Halsted Plays Himself

William E. Jones on Fred Halsted

Left: Fred Halsted, L.A. Plays Itself, 1972. Still from a color film in 16 mm, 55 minutes. Right: Fred Halsted, Sextool, 1975. Production still.

BORN IN LONG BEACH IN 1941 and raised all over the state of California, Fred Halsted rarely left his adopted city of Los Angeles. Capturing the city as few other films could, L.A. Plays Itself (1972), Halsted’s first film, has come to be regarded as a classic within the genre of gay porn. It looks more like an experimental film than a porno, and, in its time, it garnered Halsted the kind of celebrity that simply isn’t possible today. Halsted never held a regular job; he didn’t teach; he had no gallery representation; he had no agent; he didn’t shoot commercials or advertising campaigns; he didn’t even have a social security number. He made films and performed in them, published a magazine (Package), ran a sex club (Halsted’s), and, for a while at least, kept all of these ventures afloat.

During the ’70s, Halsted also directed the remarkable short Sex Garage (1972) and an attempt at crossover success, Sextool (1975). He gave provocative interviews in a wide range of publications and wrote a small but fascinating body of erotic stories. The apogee of Halsted’s unprecedented career came when he presented his films at the Museum of Modern Art, which acquired prints of them for its permanent collection.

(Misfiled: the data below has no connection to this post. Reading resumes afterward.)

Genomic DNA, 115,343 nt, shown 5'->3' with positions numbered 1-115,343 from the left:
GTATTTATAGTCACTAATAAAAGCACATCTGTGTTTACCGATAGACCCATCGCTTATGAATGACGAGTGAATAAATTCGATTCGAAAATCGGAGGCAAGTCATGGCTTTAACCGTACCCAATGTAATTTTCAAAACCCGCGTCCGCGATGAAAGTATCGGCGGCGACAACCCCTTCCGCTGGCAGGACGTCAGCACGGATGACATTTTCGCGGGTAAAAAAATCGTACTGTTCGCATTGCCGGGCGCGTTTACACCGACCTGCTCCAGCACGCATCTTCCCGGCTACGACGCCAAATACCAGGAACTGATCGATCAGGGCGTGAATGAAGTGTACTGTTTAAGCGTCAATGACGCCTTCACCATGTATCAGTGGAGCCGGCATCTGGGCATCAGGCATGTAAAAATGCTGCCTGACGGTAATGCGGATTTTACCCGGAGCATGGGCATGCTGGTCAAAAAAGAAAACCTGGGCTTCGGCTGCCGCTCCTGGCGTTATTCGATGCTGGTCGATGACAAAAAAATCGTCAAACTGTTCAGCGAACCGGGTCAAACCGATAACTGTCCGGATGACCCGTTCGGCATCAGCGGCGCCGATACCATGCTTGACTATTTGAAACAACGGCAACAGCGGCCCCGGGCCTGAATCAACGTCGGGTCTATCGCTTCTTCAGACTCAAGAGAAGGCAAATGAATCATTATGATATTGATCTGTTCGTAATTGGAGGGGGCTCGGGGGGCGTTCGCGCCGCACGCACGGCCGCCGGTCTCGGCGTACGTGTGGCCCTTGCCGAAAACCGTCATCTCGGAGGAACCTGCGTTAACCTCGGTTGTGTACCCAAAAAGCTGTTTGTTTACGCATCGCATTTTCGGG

After these successes, the ’80s were unkind to Halsted. He continued to direct, but his films from this period have little to recommend them beyond the obvious attractions. Pornography made its gradual transition from monstrously profitable and intermittently interesting outlaw form to almost respectable, formulaic corporate content, and after the transition, there was little room for Halsted’s artistic concerns. In 1986, AIDS deprived Halsted of his main lover/partner/tormentor, Joey Yale. Despondent over Yale’s death, unable to find his bearings in an age not to his taste, financially and creatively destitute, Halsted sought refuge with an unsympathetic brother, who put him up in an apartment building he owned in Orange County. It was there that Fred committed suicide in 1989.

Untimely deaths, legal complications, and the day-to-day indignities of living in a city devoted to ruthless development harassed Halsted the artist. Today, access to his work is all but impossible, due largely to the indifference (or hostility) of his family. Only a handful of his friends survive. Halsted’s films have fallen out of distribution, though scenes from them can be seen on various bargain-DVD compilations. The city made available to us in L.A. Plays Itself, the Hollywood of lost boys on mean streets, has nearly been eradicated. To reconstruct Halsted’s history is to imagine another world, a time when a man with no formal training in filmmaking and a small amount of money could make a sexually explicit experimental film starring himself, and the result could become a hit that enabled him to embark on a career.

Artist William E. Jones presents Fred Halsted’s L.A. Plays Itself and Sex Garage at Light Industry in Brooklyn on August 26. For more information, click here. His book on Halsted will be published next year by Semiotext(e).